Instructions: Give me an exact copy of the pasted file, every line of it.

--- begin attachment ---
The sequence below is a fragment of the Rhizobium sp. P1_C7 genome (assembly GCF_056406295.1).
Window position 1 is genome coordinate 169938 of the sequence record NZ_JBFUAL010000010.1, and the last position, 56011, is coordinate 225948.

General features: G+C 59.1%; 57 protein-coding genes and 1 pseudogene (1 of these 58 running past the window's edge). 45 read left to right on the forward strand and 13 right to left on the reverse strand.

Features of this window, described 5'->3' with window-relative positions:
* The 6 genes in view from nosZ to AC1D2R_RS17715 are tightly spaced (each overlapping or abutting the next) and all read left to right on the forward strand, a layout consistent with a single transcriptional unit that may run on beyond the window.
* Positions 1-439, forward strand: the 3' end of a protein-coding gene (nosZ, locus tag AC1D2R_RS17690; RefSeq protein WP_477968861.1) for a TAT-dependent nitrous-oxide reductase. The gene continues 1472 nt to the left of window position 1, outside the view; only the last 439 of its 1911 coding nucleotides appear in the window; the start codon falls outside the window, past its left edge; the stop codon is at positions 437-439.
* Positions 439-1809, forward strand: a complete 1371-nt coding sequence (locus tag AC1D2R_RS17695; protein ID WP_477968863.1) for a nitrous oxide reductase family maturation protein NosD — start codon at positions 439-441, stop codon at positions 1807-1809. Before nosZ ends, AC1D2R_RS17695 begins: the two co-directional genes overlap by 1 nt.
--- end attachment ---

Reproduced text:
The sequence below is a fragment of the Rhizobium sp. P1_C7 genome (assembly GCF_056406295.1).
Window position 1 is genome coordinate 169938 of the sequence record NZ_JBFUAL010000010.1, and the last position, 56011, is coordinate 225948.

General features: G+C 59.1%; 57 protein-coding genes and 1 pseudogene (1 of these 58 running past the window's edge). 45 read left to right on the forward strand and 13 right to left on the reverse strand.

Features of this window, described 5'->3' with window-relative positions:
* The 6 genes in view from nosZ to AC1D2R_RS17715 are tightly spaced (each overlapping or abutting the next) and all read left to right on the forward strand, a layout consistent with a single transcriptional unit that may run on beyond the window.
* Positions 1-439, forward strand: the 3' end of a protein-coding gene (nosZ, locus tag AC1D2R_RS17690; RefSeq protein WP_477968861.1) for a TAT-dependent nitrous-oxide reductase. The gene continues 1472 nt to the left of window position 1, outside the view; only the last 439 of its 1911 coding nucleotides appear in the window; the start codon falls outside the window, past its left edge; the stop codon is at positions 437-439.
* Positions 439-1809, forward strand: a complete 1371-nt coding sequence (locus tag AC1D2R_RS17695; protein ID WP_477968863.1) for a nitrous oxide reductase family maturation protein NosD — start codon at positions 439-441, stop codon at positions 1807-1809. Before nosZ ends, AC1D2R_RS17695 begins: the two co-directional genes overlap by 1 nt.